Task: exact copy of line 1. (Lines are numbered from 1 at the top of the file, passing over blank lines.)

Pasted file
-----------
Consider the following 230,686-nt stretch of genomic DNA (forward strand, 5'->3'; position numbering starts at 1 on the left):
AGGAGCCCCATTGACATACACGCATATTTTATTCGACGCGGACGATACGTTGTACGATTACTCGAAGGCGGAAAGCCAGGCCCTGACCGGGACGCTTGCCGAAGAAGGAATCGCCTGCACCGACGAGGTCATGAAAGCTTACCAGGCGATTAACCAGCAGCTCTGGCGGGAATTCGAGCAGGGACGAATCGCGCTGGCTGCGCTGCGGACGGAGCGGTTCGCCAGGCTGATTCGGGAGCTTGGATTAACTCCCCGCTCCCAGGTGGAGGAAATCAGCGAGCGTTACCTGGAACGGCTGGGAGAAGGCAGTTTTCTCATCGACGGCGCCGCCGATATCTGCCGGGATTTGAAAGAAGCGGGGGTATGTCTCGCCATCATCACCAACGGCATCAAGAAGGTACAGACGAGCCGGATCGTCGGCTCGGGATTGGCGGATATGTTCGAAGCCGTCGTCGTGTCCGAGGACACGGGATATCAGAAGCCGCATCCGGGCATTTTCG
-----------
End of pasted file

Consider the following 230,686-nt stretch of genomic DNA (forward strand, 5'->3'; position numbering starts at 1 on the left):